Why isn’t monetary policy working like it is meant to?
Should governments run larger deficits because low rates allow them to, or because central banks can buy their debt and keep rates low?
Washington — Monetary policy is supposed to work like this: cut interest rates, and you’ll encourage businesses and households to borrow, invest and spend. It’s not really playing out that way.
In the cheap-money era, now into its second decade in most of the developed world (and third in Japan), there’s been plenty of borrowing. But it’s been governments doing it.
The numbers help explain a growing sense that central banks, which took emergency action to pull economies out of the 2008 slump, may not be able to repeat the trick in another downturn.
They’re even facing broader questions about their independence from politics, a cornerstone of economic management in rich countries. In the past decade, still-indebted private actors were mostly unwilling to dive back into the red, even at ultra-low rates engineered by the central banks — while governments could and did. The dividing line is starting to look fuzzy.
Some analysts say it’s time to redraw it.
The arms-length relationship between politicians and central bankers “was built when the fat tail was excessively high inflation,” said Paul McCulley, the former Pimco chief economist. “Now the fat tail is excessively low inflation, call it deflation. We need to update our thinking on a more co-operative stance between the fiscal and monetary authorities.”
Most economists see that as a slippery slope that could lead to prices spiraling out of control. That’s one reason they’re dismissive of modern monetary theory, a school of thought which supports bigger deficits, and is relaxed about central banks financing them. MMT economists say public debt is generally safer than the private kind, which snowballed in the age of monetary policy dominance before disaster struck.
The question is a live one, and not just in academia. It gets bumped up the agenda every time US President Donald Trump snipes at the US Federal Reserve. There are similar political pressures in other countries.
Also growing are calls for governments to boost economies if central banks can’t.
The European Central Bank has just been forced to postpone any effort to shift monetary policy back toward normal. The region’s growth prospects “are somewhat sluggish,” Isabelle Mateos y Lago, chief multi-asset strategist at BlackRock Investment Institute, told Bloomberg TV this week. “We could use some fiscal stimulus.”
What some economists say
Should governments run larger deficits because low rates allow them to, or because central banks can buy their debt and keep rates low? In a sense it doesn’t matter. In both cases, the answer is that governments should run larger deficits.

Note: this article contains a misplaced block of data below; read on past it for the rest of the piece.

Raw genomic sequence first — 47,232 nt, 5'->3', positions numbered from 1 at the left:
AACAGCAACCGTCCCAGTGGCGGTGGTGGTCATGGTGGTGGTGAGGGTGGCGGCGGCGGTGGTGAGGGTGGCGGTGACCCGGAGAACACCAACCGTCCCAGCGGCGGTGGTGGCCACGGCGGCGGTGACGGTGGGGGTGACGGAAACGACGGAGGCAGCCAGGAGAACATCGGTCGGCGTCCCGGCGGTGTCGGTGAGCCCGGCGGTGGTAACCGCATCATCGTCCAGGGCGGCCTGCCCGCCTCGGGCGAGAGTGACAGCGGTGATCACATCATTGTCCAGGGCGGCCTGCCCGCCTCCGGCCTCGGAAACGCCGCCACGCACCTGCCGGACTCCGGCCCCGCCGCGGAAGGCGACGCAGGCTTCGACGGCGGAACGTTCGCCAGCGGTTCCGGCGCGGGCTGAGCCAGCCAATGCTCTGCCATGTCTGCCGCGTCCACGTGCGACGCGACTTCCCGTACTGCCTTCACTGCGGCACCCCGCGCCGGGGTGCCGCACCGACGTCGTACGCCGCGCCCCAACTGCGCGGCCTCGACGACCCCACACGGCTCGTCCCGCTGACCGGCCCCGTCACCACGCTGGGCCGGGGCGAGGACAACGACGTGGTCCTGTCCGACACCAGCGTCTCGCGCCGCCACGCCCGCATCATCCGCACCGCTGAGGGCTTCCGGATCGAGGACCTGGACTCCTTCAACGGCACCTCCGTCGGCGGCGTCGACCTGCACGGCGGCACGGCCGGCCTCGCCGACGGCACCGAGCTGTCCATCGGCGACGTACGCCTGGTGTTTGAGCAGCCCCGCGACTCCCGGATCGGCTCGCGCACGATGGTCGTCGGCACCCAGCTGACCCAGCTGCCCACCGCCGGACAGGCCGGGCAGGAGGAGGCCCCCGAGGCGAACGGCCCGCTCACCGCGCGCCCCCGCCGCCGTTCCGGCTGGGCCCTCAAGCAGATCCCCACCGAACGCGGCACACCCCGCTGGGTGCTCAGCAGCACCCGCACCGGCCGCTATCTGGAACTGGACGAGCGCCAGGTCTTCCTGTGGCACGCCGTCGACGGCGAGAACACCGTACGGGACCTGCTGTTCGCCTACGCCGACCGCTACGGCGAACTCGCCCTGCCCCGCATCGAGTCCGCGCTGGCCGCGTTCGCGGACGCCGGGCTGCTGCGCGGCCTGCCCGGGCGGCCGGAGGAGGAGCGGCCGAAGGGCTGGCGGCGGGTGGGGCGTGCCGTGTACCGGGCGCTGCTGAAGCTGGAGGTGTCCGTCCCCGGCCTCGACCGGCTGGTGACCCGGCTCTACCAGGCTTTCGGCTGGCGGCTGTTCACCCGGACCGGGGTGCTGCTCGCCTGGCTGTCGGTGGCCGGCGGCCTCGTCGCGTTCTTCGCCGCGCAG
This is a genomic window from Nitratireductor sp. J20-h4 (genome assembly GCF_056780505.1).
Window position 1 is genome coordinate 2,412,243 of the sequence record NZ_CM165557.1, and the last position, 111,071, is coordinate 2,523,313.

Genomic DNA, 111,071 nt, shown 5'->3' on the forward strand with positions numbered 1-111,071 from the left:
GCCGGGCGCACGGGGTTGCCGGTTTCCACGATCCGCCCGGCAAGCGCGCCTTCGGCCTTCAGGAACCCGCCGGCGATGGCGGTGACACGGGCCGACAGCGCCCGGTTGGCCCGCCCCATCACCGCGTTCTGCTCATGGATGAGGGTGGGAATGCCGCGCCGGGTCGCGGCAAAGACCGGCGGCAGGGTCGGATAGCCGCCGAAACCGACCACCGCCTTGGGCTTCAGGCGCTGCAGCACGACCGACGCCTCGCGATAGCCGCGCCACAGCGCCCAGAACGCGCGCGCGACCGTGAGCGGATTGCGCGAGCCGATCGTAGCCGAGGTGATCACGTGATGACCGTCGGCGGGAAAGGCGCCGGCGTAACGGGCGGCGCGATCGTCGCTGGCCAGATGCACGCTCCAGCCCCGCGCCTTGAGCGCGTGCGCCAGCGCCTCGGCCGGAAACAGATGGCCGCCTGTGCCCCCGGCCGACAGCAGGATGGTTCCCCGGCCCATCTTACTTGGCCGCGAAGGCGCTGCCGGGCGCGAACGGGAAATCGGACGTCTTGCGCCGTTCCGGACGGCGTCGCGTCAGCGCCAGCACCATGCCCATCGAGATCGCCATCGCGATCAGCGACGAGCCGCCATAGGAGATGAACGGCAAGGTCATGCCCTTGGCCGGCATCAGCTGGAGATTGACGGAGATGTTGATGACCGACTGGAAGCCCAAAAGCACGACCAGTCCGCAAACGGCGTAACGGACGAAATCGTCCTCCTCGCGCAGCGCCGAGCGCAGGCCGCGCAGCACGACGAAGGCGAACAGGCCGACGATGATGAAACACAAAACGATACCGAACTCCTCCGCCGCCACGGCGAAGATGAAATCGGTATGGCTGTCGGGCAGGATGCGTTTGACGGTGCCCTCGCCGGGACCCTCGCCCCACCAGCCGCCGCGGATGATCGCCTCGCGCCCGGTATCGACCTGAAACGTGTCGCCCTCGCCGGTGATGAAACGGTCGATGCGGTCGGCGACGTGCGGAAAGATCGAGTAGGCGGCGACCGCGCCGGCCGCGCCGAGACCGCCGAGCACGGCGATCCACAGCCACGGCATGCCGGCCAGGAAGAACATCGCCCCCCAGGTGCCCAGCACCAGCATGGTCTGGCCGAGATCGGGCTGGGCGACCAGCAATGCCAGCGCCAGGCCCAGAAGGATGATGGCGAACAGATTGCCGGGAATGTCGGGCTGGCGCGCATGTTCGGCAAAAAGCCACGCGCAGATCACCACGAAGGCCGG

Tom Orlik, chief economist, Bloomberg Economics, says that in Japan, there has been more co-operation between the people in charge of budgets and those who manage interest rates than pretty much anywhere else.
When the government and central bank work in tandem, “synergy effects from both sides can produce stronger economic stimulus,” former Bank of Japan deputy governor Kikuo Iwata, a key architect of the plan, said at the Bank for International Settlements in 2018. He’s argued that monetary policy has done what it can, and that Japan — which already has the world’s biggest public-debt burden — needs even more fiscal stimulus to complete its escape from deflation.
In the heat of crisis, collaboration between governments and central banks has been fairly explicit almost everywhere. In 2008 in the US, for example, the Fed’s Ben Bernanke and Treasury’s Henry Paulson rapidly formed a tag-team. In Europe a few years later, Mario Draghi’s pledge to do “whatever it takes” to preserve the single currency gave Italian government debt a backstop, and brought yields down from the brink.
Public borrowing at low rates proved to be an effective way of putting a floor under the Great Recession. The US and Japan did more of it than Europe, where there’s no central authority able to tap credit markets and spend on the continent’s behalf — and they’ve had better recoveries.
The problem for policy makers is that what once looked like a short-term crisis stopgap has in fact stretched out for years — making it increasingly likely that the next downturn will arrive with interest rates still low.
In the US, a plurality of economists expect a recession in 2020, a presidential election year. The Fed will have some room to cut, though less than the 500 basis points reckoned to be its typical response to a shrinking economy. Its peers have much less, if any.
And even if they had, recent history says it would likely be governments that took advantage of the lower rates.
The worst recessions to hit developed countries lately (and some emerging markets too) have followed rapid buildups in private credit — one reason why central banks have found it hard to inject stimulus. And today, households and businesses are still highly indebted by past standards.
Unlike governments, they haven’t been eager to borrow more money, however cheap it is.
With Emily Barrett and Francine Lacqua